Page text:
This Module aims at providing you with the theoretical tools lending explanations to your field of research. You will get to know both traditional theories of international relations as well as innovative strands of thought from related fields of social inquiry. This Module thereby incorporates available insights from the fields of sociology, neurosciences, (behavioral) economics as well as network-analysis, and joins them with political science. Furthermore, the connection between theoretical lenses and their application to genuine policy questions will be established.
Explaining Global Politics: The Game of Using Theories
|12 Weeks à 15hrs|
|Flexible Starting Date - Details on Request|
|Optional on-site Workshop|
|Credits: 8 ECTS|
|Supervision by Dedicated Instructor|
|State of the Art LMS Canvas|
- You will get the opportunity to discuss and assess the comparative strengths and weaknesses of theoretical approaches in explaining social processes.
- You will be able not only to deal with theoretical considerations but also to work on practical tasks such as making policy recommendations in regard to different theoretical understandings of a conflict situation.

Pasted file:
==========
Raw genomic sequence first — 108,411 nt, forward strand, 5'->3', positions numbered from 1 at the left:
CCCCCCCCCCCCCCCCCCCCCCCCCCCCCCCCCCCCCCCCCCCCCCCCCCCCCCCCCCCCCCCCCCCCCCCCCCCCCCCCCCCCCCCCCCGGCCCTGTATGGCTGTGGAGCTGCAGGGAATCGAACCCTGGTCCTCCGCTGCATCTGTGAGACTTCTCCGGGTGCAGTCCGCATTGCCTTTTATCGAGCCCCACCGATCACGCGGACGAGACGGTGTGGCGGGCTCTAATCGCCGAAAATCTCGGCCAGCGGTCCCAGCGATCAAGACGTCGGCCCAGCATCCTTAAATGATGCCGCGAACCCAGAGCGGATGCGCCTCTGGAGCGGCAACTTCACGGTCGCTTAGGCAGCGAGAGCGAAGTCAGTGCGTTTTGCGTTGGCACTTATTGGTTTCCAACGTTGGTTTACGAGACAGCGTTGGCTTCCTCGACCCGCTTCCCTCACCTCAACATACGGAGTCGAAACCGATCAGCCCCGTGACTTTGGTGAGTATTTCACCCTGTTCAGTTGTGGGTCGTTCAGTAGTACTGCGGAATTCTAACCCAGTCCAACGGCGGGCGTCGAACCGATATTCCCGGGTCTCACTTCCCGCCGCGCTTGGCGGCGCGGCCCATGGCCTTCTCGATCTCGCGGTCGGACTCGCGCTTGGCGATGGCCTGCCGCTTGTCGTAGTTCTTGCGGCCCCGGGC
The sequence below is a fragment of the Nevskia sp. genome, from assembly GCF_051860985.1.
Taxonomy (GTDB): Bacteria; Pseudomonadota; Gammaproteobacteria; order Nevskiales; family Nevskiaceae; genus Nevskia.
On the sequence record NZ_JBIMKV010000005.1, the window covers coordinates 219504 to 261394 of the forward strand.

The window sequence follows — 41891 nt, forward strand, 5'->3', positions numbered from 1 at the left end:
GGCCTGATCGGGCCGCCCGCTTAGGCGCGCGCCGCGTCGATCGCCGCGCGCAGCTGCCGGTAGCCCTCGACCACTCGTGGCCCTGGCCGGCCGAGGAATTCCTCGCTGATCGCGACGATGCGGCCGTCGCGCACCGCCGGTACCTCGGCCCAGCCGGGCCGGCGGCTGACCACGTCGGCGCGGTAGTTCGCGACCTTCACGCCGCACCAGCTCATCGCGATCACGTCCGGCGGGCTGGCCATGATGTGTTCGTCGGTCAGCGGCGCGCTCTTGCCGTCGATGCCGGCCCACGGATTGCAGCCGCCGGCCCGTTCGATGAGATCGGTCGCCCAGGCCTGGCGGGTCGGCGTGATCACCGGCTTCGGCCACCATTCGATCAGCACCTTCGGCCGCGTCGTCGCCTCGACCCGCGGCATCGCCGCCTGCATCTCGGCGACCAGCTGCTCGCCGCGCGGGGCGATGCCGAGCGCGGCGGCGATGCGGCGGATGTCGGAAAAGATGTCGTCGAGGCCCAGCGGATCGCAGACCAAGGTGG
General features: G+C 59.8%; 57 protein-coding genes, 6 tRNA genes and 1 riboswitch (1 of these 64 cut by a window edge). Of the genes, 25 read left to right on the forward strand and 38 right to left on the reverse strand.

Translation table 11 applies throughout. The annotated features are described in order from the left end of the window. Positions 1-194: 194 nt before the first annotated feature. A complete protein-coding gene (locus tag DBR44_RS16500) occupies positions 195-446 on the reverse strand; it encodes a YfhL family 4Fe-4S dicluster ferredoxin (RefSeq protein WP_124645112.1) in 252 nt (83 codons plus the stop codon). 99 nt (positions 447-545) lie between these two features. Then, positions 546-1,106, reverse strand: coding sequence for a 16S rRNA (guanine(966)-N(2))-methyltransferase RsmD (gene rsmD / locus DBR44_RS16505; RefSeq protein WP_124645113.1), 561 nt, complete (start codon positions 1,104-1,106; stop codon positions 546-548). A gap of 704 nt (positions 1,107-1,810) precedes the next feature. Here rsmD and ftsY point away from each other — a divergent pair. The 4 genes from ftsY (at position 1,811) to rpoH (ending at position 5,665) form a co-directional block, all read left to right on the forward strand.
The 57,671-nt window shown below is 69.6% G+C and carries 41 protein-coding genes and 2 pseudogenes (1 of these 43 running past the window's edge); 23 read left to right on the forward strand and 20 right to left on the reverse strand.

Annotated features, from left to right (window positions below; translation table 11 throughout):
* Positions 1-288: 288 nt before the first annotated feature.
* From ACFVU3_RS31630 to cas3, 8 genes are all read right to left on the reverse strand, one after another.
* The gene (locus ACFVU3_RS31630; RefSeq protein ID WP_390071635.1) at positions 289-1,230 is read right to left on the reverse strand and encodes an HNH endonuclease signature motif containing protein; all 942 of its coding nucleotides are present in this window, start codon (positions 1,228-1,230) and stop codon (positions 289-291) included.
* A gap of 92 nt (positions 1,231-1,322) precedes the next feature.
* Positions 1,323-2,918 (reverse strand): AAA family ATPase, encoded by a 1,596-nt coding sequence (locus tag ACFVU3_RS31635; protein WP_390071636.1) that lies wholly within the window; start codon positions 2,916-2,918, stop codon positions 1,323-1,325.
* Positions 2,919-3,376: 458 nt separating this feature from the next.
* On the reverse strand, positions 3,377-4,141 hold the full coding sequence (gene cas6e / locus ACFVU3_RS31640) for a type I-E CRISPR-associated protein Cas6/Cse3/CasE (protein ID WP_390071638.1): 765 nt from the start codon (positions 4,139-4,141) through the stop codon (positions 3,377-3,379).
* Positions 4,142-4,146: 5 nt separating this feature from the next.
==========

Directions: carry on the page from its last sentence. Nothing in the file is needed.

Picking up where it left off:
- You will be provided with practical skills concerning linking theories with practice, active participation in controversial discussions, presenting and supporting your own arguments and elaborating a well-structured research paper.
- Submitting two reaction papers as blog entries addressing the material covered in the corresponding part.
- Taking an active part in the subsequent discussion and commenting on the reaction papers of your peers.
- Researching and evaluating the work of either an intergovernmental or a non-governmental organization in the form of a final paper.
Part 01: Introduction to Global Politics
This unit sets the stage for introducing you to a range of theories—classical state-centric international relations theories as well as other approaches presenting tools for understanding and explaining policy challenges. It introduces the concept of global politics and how theories about global politics can be differentiated along three dimensions: (1) ontologically, (2) epistemologically, and (3) normatively. After completing this unit, the student will also be familiar with the concept of ‘levels of analysis’ as a conceptual typology that helps to meaningfully structure research by reflecting who counts as an actor and what causal mechanisms might be involved in global politics as a result.
- What are ‘global politics’ and why is it a more adequate term than ‘international relations?’
- How can we distinguish between theories of global politics?
- What is the difference between rationalist / positivist and post-positivist theories of global politics?